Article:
While stocks finished trading on Wednesday higher by 1.75%, we still saw an increase in the number of stocks making new 52-week lows on the NYSE. At first glance I thought this was another sign of deteriorating breadth, with fewer stocks participating in the advance. Not to say this is not true or to take away from the notion that breadth has been weakening over the last several weeks, but historically this setup has been short-term bullish for equities.
To look at things further I put the data in excel and ran the numbers. Below is a chart that shows past instances of the number of new 52-week lows on the NYSE rising, the S&P 500 ($SPX) closing with a gain of at least 0.80%, and the percentage of NYSE issues making a new 52-week low being greater than 7% going back to 1990. It’s rather common for the number of new 52-week lows to increase while stocks rise, but it’s rather rare to see this occur with a large percentage of stocks.
As you can see, when these three criteria are met, we have historically had a short-term bottom in stocks. The last example of this happening was in 2011 and before that was at the 2009 low. When looking at the data it’s hard to ignore the instances where these measures lined up before the 2000 and 2007 highs. So it is not to say that we won’t have lower prices, as there are many pieces of data right now that could help make that argument. However, we may be seeing some exhaustive selling that could allow equity bulls some reprieve.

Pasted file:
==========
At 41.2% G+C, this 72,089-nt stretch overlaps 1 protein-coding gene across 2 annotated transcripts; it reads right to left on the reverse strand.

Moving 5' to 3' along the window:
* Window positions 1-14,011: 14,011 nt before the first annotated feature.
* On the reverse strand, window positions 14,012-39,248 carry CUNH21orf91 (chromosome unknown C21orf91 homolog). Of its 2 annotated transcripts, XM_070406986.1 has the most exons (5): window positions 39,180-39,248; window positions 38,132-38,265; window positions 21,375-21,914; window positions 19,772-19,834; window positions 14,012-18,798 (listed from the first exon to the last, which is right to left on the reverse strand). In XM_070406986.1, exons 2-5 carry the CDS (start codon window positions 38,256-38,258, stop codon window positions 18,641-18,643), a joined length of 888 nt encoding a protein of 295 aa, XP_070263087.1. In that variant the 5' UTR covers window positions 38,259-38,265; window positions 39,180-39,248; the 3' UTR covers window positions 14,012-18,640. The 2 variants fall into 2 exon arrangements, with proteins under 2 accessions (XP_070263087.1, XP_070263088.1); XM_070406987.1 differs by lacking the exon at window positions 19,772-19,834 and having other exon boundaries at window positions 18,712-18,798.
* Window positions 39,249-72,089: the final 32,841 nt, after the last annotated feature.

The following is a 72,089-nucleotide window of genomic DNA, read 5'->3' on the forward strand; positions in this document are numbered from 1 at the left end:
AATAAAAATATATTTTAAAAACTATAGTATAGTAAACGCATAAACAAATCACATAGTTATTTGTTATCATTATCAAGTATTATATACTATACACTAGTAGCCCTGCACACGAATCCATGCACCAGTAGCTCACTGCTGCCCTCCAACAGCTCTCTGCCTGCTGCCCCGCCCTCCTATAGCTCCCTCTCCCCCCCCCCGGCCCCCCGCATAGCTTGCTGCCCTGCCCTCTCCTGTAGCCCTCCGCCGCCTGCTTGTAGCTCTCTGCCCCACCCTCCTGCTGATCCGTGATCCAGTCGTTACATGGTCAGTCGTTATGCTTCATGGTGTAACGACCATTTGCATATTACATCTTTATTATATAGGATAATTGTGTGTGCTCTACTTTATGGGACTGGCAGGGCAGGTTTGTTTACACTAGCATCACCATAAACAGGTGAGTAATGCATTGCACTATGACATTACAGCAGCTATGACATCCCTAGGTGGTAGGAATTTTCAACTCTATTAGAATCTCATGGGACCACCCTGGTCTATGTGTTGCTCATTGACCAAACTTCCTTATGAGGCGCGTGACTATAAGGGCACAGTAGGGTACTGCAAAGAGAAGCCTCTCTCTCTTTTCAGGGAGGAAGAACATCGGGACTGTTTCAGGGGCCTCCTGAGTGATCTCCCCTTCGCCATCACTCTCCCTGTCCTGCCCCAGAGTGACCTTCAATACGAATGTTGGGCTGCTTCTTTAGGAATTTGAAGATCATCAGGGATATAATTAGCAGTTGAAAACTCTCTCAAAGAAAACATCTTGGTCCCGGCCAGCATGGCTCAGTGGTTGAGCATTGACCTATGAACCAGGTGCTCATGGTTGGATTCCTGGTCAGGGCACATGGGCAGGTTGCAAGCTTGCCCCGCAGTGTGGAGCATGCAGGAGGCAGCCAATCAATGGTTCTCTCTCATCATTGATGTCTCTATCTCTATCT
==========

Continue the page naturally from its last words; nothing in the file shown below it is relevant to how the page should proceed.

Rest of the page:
If we were to tighten up the criteria to the S&P 500 having a gain of greater than 1.75%, like we saw on Wednesday then the number of previous occurrences gets cut from 24 down to 7, with the last four occasions being March 3, 2009, September 2008, and October 1999.
Data courtesy of stockcharts.com
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